[Father Hermann Cohen’s] friend Natalie Narischkin, writing to her sister from Paris on February 14, 1871, refers to the news of Cohen’s death in Spandau.
Oh! happy, blessed Father Hermann! We have heard of his death promptly and directly from Abbé Le Rebours. It was on January 20 that this beautiful soul took flight to heaven. May he obtain for us the grace of a fervent love for Jesus! That is everything. Oh! What an insignificant thing life is without that sacred love.
Then on March 4, 1871, Natalie wrote again:
I wished to write with all the news at this time, but letters came in from all sides and I had to show some sign of life! [by replying] I had a great desire to give you some details of the final moments of our seraphic Father Hermann. One of our sisters was privileged to look after his final needs and receive his last sigh. Sensing that the end was near, the saintly Father asked if she knew how to sing the Te Deum. “No,” she said. “And the Salve Regina?” “Oh, yes,” said the sister. “Very good, let us sing it together,” said Father, and he intoned the ancient antiphon with the sister; and as they sang it, the voice of the dying saint became more feeble before it ceased altogether in order to give rise to new life. Oh, if I ever committed the sin of envy in my life, it was not to have been that privileged sister!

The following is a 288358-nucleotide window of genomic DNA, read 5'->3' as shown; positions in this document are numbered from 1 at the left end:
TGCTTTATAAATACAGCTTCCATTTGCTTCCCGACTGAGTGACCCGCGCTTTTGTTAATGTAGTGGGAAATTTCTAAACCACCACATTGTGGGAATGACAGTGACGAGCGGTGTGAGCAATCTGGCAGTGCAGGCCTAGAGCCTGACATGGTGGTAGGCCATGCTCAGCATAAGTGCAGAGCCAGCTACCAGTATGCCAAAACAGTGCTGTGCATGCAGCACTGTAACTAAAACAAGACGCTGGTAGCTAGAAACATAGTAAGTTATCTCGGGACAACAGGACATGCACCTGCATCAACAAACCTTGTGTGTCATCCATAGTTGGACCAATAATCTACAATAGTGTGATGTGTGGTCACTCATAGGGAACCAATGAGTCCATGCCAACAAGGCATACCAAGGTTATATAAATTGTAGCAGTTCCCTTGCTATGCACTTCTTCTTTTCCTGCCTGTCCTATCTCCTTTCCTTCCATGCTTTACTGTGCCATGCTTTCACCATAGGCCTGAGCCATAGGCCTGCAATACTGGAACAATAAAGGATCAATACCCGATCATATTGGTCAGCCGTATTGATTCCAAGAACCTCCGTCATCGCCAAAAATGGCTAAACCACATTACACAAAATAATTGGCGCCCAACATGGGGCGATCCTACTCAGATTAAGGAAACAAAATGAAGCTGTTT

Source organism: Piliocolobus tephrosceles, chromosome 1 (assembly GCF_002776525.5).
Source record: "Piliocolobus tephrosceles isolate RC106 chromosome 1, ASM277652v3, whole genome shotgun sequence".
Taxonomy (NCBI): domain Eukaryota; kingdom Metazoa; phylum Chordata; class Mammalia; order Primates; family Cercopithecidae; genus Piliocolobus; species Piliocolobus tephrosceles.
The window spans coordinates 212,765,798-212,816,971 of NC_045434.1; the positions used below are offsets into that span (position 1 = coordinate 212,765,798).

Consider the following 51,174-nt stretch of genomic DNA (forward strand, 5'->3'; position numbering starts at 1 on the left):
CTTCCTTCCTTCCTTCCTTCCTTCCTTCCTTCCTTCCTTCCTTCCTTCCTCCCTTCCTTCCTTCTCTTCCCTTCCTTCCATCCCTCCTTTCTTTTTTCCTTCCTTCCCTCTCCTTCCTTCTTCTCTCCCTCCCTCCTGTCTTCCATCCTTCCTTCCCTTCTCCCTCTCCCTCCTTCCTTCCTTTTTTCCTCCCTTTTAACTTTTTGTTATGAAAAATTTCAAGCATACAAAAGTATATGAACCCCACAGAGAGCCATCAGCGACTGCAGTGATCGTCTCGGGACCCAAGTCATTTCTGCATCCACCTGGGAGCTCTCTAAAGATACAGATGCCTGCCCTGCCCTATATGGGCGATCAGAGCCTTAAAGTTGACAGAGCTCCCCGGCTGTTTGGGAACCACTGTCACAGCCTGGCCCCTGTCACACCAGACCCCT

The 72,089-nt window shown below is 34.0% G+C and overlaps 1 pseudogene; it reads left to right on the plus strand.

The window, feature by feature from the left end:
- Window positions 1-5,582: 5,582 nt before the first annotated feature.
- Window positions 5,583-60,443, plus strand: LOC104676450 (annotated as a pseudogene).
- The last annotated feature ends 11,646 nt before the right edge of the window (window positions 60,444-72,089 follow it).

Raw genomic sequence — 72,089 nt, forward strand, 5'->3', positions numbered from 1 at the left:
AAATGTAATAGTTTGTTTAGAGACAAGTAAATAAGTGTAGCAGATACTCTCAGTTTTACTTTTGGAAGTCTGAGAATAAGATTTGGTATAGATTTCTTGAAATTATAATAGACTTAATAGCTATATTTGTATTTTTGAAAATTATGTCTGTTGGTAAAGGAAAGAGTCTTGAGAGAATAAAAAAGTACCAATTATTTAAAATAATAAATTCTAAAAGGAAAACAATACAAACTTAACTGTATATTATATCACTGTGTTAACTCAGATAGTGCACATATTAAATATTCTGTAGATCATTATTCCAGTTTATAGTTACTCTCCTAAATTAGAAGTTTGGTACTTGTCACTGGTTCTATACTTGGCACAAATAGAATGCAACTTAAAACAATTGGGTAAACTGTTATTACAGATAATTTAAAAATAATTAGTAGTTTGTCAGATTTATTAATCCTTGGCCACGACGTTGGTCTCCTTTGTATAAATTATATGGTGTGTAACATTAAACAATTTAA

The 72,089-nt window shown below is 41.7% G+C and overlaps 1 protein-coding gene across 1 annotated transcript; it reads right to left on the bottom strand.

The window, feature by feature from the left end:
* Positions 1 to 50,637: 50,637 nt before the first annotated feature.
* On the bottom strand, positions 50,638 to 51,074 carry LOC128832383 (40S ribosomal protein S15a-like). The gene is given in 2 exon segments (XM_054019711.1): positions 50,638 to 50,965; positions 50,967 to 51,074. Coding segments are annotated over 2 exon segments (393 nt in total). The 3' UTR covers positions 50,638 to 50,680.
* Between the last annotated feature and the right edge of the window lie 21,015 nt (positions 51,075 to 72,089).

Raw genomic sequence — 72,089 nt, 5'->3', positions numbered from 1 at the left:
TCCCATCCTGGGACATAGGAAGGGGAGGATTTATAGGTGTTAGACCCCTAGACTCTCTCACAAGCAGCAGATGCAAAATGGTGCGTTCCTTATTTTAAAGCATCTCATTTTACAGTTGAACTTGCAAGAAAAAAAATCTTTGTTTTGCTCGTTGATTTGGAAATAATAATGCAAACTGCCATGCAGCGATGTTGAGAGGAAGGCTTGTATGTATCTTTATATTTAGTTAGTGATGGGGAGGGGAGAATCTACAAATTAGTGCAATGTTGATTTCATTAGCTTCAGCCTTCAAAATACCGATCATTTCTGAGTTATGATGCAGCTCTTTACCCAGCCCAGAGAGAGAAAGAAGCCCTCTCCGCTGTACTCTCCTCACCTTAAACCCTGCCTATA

Timothy Tierney, O.C.D.
A Life of Hermann Cohen: From Franz Liszt to John of the Cross
Chapter 13: Final Mission, 1870-1871 (excerpts)
Read more here about the final days in the life of the Servant of God Augustine-Mary of the Blessed Sacrament (Hermann Cohen), a remarkable Discalced Carmelite friar from the Province of Avignon-Aquitaine.
Tierney, T 2017, A Life of Hermann Cohen: From Franz Liszt to John of the Cross, Balboa Press, Bloomington, IN